A 25-minute slideshow coaching Wharton alum on this year’s new interview questions was leaked. According to John Byrne of Poets & Quants, these slides were also accessed by top admissions consultants whose clients then had an advantage in their interview preparation. According to Byrne, applicants who were informed of the new “behavioral” questions in advance were able to prepare thoughtful answers and thus score better than were their peers who had not been privy to the information in advance.
The slideshow contains all six interview questions (of which three are chosen), as well as suggestions and instructions on how to evaluable applicant responses.
Bryne suggests that about half of applicants to top b-schools like Harvard, Stanford, and Wharton use consultants.
But, as Linda Abraham, Accepted.com’s founder and CEO, points out, “The questions typically asked at MBA interviews are not exactly state secrets. The actual questions are posted on applicant blogs and forums and shared in our database and in Clear Admit’s wiki. We definitely use publicly available information in coaching our clients.” (Abraham knew nothing of the slide presentation before Byrne contacted her.)
Byrne then continues to list the six questions—one from each of the following categories is chosen at the interview: team building, facilitative leadership, and persuasive communication. He writes:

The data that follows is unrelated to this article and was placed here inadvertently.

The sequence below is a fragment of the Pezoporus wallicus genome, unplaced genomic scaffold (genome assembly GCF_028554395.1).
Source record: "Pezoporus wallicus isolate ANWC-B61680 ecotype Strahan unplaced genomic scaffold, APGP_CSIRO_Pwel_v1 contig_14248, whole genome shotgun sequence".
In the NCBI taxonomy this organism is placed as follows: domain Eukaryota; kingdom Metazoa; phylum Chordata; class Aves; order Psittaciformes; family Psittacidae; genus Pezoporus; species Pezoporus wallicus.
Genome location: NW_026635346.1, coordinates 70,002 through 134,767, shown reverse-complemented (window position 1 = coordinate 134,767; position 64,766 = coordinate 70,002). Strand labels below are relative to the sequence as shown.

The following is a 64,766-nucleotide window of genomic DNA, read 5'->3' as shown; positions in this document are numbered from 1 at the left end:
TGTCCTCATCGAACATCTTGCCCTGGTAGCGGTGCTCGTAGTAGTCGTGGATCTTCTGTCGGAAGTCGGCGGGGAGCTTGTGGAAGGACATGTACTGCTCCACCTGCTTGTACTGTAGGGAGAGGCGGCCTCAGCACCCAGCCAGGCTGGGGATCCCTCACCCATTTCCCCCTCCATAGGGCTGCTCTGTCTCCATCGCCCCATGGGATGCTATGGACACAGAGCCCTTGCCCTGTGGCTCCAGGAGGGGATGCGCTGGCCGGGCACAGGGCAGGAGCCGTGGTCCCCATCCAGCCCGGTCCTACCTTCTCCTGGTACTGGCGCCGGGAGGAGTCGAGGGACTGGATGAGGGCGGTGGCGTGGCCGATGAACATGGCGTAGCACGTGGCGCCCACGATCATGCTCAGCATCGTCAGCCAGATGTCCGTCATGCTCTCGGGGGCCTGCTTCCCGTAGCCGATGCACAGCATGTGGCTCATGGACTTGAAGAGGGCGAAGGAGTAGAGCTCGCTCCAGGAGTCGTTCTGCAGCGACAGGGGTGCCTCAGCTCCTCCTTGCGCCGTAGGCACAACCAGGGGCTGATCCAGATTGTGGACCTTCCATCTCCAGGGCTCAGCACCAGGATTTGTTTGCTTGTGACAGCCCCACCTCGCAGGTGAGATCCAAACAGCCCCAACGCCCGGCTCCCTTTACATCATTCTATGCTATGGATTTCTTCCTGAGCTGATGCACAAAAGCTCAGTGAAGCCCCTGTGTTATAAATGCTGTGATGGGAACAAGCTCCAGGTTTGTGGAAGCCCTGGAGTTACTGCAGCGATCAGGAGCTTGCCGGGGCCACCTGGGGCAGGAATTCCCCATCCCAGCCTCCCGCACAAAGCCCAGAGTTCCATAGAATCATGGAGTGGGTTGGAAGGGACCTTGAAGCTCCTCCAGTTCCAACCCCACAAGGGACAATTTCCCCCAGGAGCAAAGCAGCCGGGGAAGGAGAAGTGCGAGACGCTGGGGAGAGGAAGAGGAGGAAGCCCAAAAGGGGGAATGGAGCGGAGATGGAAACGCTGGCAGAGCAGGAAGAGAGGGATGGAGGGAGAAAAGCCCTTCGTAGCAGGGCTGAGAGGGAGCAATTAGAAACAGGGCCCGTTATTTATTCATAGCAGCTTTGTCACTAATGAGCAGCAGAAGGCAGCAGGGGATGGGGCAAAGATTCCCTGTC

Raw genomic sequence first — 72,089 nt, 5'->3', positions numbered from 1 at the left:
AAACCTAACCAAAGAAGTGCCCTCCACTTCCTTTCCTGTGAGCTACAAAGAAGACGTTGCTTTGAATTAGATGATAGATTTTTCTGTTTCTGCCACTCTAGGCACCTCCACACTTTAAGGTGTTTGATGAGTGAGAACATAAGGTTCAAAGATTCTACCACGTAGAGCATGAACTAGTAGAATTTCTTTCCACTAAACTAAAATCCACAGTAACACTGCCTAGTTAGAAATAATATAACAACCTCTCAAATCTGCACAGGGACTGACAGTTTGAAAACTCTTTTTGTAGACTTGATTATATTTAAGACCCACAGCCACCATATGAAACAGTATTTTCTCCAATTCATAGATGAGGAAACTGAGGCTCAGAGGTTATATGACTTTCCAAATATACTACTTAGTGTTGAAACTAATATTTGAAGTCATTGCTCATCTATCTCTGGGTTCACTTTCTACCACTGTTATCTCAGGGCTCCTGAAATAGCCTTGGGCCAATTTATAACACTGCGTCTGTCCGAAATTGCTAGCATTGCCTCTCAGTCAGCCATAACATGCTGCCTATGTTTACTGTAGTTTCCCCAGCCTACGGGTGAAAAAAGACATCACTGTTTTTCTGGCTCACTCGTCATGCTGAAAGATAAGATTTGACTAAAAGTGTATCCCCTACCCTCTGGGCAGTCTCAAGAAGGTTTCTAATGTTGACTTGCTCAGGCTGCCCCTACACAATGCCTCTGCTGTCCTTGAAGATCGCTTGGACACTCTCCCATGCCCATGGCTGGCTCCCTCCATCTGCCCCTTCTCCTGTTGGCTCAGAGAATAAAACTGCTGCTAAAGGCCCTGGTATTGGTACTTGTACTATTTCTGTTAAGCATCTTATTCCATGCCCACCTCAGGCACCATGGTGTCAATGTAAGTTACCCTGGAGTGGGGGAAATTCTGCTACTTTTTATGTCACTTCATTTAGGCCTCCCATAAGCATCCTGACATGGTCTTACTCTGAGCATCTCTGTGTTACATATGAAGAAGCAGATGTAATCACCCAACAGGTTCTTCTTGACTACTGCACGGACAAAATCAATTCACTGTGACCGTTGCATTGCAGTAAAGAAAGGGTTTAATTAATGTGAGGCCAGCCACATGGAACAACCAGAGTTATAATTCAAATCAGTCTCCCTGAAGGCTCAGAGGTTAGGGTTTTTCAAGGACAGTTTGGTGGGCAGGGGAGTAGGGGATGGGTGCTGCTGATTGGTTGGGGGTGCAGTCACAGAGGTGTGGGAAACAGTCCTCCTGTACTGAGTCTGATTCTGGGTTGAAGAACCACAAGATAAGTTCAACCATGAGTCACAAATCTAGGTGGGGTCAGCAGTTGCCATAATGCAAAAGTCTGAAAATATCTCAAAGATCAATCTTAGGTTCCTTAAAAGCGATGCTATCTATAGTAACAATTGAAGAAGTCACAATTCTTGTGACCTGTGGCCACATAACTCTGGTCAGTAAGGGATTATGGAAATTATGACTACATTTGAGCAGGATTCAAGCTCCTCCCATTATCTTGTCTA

The questions on “team building” are:
“Describe a time when you have been working toward the completion of an important task, when it has been necessary to consider the opinions and feelings of others.”
“Describe a time when you have worked as part of a team working towards an important goal, when you have addressed conflict between two or more team members.”
The questions on “facilitative leadership” are:
“Describe a time when you have worked with others to complete an important task, when there was no formally appointed group leader.”
“Describe a time when you have ensured an important task has been completed, when you felt others were less focused than you on completing the important task.”
The questions on “persuasive communication” are:
“Describe a time when you have had to persuade others to your way of thinking, when at first they did not buy into your idea.”
“Describe a time when your ideas have been challenged by others, requiring you to defend your opinions.”
Bryne also lists a number of the follow-up questions for each category and an expose on how applicants are graded on their answers.
At least now everyone’s on the same page.
Accepted.com ~ Helping You Write Your Best
Further thoughts from Linda Abraham:
WhartonLeak is a far cry from WikiLeaks for the following reasons.
- As I noted in the article, these question are widely publicized. Although the criteria were never so public or explicit, they also aren’t top secret.
- Wharton has openly said its interview questions are behavioral.
- While Wharton and many other schools are asking more pointed and direct questions than they did in the past, the essays and interviews have almost always been “behavioral.” Your actions speak far louder than words about your values and character. It would be mistake to think that the nature of a good response has changed. It hasn’t. The questions are simply more narrowly defined and clearer, and that’s to your advantage. You have less rope to hang yourselves.